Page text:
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A minimal reference implementation for temporary elevated access

This is a minimal reference implementation for providing temporary elevated access to your AWS environment.

For a high-level overview of temporary elevated access, including a walk through for this reference implementation, see the blog post Managing temporary elevated access to your AWS environment on the AWS Security Blog.

Contents

Deploying the solution

Solution overview

The solution comprises a temporary elevated access broker, which includes the following main components:

  • A web application ("app UI") that runs in the browser, known as a Single Page Application (SPA)
  • A CloudFront distribution to serve static content
  • Server-side APIs hosted by Amazon API Gateway and AWS Lambda
  • A DynamoDB table to track the status of temporary elevated access requests

The broker users your existing identity provider to authenticate users. It conditionally grants those users time-bound access to your AWS environment (the "AWS target environment") by allowing them to assume specially configured IAM roles ("target roles").

By default, the solution is entirely serverless and does not need to access any resources within a VPC. If you want network traffic to remain in your private network, see Extending the solution.

Using the broker alongside your existing access solution

If you already use AWS Single Sign On (SSO) or any other solution to manage persistent access to your AWS environment, you can continue to use that solution alongside the temporary elevated access broker.

  • Continue using your existing access solution for persistent access, such as read-only access, or access to non-production environments
  • Use the temporary elevated access broker only for access that you consider high-risk, where persistent access is not allowed based on your requirements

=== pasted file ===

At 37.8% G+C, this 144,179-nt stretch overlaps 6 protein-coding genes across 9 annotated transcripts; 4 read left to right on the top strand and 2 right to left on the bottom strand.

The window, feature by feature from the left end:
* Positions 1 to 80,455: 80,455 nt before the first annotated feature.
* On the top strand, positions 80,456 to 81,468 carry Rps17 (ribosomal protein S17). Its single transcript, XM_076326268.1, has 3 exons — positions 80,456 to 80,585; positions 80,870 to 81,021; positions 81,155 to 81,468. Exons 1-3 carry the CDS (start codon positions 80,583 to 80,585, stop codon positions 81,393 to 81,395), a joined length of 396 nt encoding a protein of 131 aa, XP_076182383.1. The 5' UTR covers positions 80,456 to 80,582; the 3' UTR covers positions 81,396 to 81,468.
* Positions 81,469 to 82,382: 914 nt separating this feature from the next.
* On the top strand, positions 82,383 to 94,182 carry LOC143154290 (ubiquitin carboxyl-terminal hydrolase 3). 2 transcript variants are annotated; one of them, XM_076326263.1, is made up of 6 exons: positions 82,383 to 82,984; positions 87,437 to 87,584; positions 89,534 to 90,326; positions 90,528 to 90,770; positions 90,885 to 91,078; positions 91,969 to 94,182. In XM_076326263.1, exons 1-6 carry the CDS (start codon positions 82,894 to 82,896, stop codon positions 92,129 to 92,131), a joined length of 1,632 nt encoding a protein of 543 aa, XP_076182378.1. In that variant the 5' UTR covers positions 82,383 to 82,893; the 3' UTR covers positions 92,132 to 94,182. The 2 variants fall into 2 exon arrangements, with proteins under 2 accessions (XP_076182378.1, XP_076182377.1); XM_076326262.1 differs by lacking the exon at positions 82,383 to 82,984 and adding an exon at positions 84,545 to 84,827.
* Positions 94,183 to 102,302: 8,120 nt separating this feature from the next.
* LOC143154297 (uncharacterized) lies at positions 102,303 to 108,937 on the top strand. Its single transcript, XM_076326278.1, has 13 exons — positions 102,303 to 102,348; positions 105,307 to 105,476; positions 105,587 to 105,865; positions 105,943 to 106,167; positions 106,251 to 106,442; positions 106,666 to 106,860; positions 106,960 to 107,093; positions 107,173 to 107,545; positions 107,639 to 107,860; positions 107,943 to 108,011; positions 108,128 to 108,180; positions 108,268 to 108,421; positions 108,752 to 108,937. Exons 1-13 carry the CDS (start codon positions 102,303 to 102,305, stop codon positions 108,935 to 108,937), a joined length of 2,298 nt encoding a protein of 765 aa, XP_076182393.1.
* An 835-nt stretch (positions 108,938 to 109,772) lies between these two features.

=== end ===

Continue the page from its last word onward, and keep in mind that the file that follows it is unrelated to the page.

Users who do not need high-risk access can continue using your existing access solution without any disruption to their workflow.

Prerequisites

Due to restrictions on Lambda@Edge, the template must be launched in the US East (N. Virginia) Region. Once deployed, Lambda@Edge will be replicated in CloudFront edge locations worldwide.

The deployment requires an existing Amazon S3 bucket to upload the serverless code artifacts that the CloudFormation template generates. For instructions on creating an S3 bucket, see Creating a bucket.

We recommend deploying the broker in its own dedicated AWS account (the "broker account"). Ideally, the broker account should:

  • be logically segregated from the AWS target environment
  • if using AWS Organizations, the broker account should not be your organization's management account (it may be a member account)
  • have a minimum of dependencies on the AWS target environment
  • use its own access control configuration and deployment pipeline
  • be managed by a specialized team (e.g. security operations)
  • ideally use a two-person rule for making changes - for example by requiring different users to check in code and approve deployments

The default broker implementation is configured to use Okta as the identity provider, and the build instructions below assume you are using Okta. To use a different identity provider or if your identity provider does not support OIDC, see Extending the solution.

Dependencies

The following third-party dependencies are used in this application.

Always stage any third-party libraries in your local environment and perform security scans on them before deploying. Avoid pulling dependencies directly from external third-party sources as part of your build and deploy process.

Development environment setup

You can use your favorite development environment to build and deploy the solution. We highly recommend using an IDE that supports code-completion and syntax highlighting.

AWS Cloud9 is a Cloud based IDE that you can provision directly from your AWS account. It comes prepackaged with essential tools for popular programming languages, including JavaScript, Python, PHP, and more, so you don't need to install files or configure your development machine to start new projects. For instructions on creating a Cloud9 development environment, please see Creating an environment in AWS Cloud9.

If you are using an IDE on your local machine, make sure you have the following installed:

Packaging artifacts

From your terminal application, execute the following command. This creates a directory named aws-iam-temporary-elevated-access-broker in your current directory.

git clone https://github.com/aws-samples/aws-iam-temporary-elevated-access-broker
cd ./aws-iam-temporary-elevated-access-broker

The solution uses several libraries that are not included with the standard Python package that Lambda uses. Lambda layers provide a convenient and effective way to package code libraries for sharing with Lambda functions in your account. The following command will install the packages according to the configuration file requirements.txt so it can be packaged with your function code.